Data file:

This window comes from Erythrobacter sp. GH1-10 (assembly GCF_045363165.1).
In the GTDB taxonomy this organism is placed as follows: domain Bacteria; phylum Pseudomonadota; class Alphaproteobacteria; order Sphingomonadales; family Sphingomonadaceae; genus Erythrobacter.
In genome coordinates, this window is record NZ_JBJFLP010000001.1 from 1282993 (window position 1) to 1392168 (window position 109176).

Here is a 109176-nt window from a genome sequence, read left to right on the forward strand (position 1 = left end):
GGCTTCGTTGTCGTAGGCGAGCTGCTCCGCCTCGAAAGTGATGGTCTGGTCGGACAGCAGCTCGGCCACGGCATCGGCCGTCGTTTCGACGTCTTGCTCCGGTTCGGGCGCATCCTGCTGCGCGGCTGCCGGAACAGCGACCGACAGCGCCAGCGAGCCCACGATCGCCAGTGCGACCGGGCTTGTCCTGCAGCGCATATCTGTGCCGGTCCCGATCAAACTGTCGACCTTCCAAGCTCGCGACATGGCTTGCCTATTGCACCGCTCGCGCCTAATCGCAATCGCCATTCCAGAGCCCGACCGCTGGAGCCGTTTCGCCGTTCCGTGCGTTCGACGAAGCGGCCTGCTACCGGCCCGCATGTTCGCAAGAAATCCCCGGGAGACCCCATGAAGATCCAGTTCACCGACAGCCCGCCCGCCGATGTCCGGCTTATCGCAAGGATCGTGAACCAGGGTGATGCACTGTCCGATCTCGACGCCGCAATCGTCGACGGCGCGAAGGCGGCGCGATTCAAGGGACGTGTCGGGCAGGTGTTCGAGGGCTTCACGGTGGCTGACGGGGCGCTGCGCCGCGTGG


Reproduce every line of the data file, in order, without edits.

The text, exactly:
This window comes from Erythrobacter sp. GH1-10 (assembly GCF_045363165.1).
In the GTDB taxonomy this organism is placed as follows: domain Bacteria; phylum Pseudomonadota; class Alphaproteobacteria; order Sphingomonadales; family Sphingomonadaceae; genus Erythrobacter.
In genome coordinates, this window is record NZ_JBJFLP010000001.1 from 1282993 (window position 1) to 1392168 (window position 109176).

Here is a 109176-nt window from a genome sequence, read left to right on the forward strand (position 1 = left end):
GGCTTCGTTGTCGTAGGCGAGCTGCTCCGCCTCGAAAGTGATGGTCTGGTCGGACAGCAGCTCGGCCACGGCATCGGCCGTCGTTTCGACGTCTTGCTCCGGTTCGGGCGCATCCTGCTGCGCGGCTGCCGGAACAGCGACCGACAGCGCCAGCGAGCCCACGATCGCCAGTGCGACCGGGCTTGTCCTGCAGCGCATATCTGTGCCGGTCCCGATCAAACTGTCGACCTTCCAAGCTCGCGACATGGCTTGCCTATTGCACCGCTCGCGCCTAATCGCAATCGCCATTCCAGAGCCCGACCGCTGGAGCCGTTTCGCCGTTCCGTGCGTTCGACGAAGCGGCCTGCTACCGGCCCGCATGTTCGCAAGAAATCCCCGGGAGACCCCATGAAGATCCAGTTCACCGACAGCCCGCCCGCCGATGTCCGGCTTATCGCAAGGATCGTGAACCAGGGTGATGCACTGTCCGATCTCGACGCCGCAATCGTCGACGGCGCGAAGGCGGCGCGATTCAAGGGACGTGTCGGGCAGGTGTTCGAGGGCTTCACGGTGGCTGACGGGGCGCTGCGCCGCGTGG